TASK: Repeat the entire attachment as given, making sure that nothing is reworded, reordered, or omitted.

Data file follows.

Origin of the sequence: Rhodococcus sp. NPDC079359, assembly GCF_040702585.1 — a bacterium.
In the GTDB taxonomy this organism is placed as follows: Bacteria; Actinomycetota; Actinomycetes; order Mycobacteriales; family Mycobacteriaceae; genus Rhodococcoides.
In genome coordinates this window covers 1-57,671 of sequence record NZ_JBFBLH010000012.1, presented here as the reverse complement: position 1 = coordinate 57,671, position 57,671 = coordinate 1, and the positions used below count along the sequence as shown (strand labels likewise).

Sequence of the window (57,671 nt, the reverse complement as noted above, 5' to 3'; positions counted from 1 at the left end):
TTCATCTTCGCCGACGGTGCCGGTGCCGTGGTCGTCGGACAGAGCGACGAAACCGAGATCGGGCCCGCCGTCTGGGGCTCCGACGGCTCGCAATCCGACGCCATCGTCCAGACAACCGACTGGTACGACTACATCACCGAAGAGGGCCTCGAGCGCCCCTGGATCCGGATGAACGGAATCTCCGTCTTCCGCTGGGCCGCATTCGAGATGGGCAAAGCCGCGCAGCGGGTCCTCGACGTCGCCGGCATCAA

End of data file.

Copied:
Origin of the sequence: Rhodococcus sp. NPDC079359, assembly GCF_040702585.1 — a bacterium.
In the GTDB taxonomy this organism is placed as follows: Bacteria; Actinomycetota; Actinomycetes; order Mycobacteriales; family Mycobacteriaceae; genus Rhodococcoides.
In genome coordinates this window covers 1-57,671 of sequence record NZ_JBFBLH010000012.1, presented here as the reverse complement: position 1 = coordinate 57,671, position 57,671 = coordinate 1, and the positions used below count along the sequence as shown (strand labels likewise).

Sequence of the window (57,671 nt, the reverse complement as noted above, 5' to 3'; positions counted from 1 at the left end):
TTCATCTTCGCCGACGGTGCCGGTGCCGTGGTCGTCGGACAGAGCGACGAAACCGAGATCGGGCCCGCCGTCTGGGGCTCCGACGGCTCGCAATCCGACGCCATCGTCCAGACAACCGACTGGTACGACTACATCACCGAAGAGGGCCTCGAGCGCCCCTGGATCCGGATGAACGGAATCTCCGTCTTCCGCTGGGCCGCATTCGAGATGGGCAAAGCCGCGCAGCGGGTCCTCGACGTCGCCGGCATCAA